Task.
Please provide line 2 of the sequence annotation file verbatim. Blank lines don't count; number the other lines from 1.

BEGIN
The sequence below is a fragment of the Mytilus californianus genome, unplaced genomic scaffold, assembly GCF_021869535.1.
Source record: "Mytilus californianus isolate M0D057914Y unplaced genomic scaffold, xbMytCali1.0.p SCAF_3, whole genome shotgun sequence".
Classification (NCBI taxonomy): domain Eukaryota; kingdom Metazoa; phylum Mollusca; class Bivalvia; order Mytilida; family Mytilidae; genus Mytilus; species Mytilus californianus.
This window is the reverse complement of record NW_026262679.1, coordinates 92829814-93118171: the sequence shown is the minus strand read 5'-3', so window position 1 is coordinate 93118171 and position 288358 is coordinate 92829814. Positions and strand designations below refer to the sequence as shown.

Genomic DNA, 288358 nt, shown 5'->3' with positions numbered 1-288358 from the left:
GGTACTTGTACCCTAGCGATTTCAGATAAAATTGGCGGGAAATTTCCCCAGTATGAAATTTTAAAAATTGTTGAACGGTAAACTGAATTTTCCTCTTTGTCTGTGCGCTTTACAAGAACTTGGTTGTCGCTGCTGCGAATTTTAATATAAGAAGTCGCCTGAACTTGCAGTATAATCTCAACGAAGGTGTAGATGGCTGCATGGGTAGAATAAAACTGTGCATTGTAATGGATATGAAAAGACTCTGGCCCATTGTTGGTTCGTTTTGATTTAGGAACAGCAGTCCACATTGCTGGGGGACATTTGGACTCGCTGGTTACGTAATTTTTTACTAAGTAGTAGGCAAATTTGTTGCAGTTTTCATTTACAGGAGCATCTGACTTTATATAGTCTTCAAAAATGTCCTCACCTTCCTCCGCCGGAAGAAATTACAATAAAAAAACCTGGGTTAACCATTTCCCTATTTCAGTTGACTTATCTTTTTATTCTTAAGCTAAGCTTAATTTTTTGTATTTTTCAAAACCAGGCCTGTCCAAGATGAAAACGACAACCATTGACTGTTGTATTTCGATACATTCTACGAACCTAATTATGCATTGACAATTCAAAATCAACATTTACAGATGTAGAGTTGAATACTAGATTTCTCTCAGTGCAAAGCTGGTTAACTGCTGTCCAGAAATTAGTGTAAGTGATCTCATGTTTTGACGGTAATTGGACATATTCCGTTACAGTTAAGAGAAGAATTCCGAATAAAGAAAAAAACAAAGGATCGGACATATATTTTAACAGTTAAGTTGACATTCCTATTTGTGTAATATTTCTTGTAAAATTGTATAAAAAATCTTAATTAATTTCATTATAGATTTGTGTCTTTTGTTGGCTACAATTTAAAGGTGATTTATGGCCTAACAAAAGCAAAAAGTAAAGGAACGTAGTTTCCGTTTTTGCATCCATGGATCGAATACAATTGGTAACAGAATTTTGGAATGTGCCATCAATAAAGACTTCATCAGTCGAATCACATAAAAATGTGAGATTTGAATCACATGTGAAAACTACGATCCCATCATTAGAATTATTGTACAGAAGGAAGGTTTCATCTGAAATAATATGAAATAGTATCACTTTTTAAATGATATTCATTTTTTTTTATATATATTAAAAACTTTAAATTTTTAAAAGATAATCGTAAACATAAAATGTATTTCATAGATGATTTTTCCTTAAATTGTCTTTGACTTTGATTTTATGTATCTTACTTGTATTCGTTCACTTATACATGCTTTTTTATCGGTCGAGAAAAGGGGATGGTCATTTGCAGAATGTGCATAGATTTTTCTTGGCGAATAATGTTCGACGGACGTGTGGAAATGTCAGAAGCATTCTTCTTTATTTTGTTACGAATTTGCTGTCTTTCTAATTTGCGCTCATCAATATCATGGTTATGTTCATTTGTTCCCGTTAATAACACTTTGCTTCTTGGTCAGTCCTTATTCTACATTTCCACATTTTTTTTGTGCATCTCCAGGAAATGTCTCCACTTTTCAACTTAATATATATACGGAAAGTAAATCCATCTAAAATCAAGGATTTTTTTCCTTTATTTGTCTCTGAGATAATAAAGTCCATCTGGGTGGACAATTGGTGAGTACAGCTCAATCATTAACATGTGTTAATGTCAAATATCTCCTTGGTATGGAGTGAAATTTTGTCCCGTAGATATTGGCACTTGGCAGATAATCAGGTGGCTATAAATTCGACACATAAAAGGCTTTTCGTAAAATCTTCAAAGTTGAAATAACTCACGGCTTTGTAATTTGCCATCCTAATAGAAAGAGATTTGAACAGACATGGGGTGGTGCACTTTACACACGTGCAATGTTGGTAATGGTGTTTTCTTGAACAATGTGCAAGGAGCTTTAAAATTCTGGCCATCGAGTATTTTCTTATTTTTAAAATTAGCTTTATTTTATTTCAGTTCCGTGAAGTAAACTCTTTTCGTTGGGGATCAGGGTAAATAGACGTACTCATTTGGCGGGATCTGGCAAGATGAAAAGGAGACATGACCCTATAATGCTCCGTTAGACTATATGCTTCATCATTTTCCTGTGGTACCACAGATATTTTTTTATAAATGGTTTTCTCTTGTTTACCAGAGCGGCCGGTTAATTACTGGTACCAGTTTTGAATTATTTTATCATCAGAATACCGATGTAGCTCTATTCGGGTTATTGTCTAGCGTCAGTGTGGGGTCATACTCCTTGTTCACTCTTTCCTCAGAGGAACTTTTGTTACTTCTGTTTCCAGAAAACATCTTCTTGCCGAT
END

Source record: "Mytilus californianus isolate M0D057914Y unplaced genomic scaffold, xbMytCali1.0.p SCAF_3, whole genome shotgun sequence".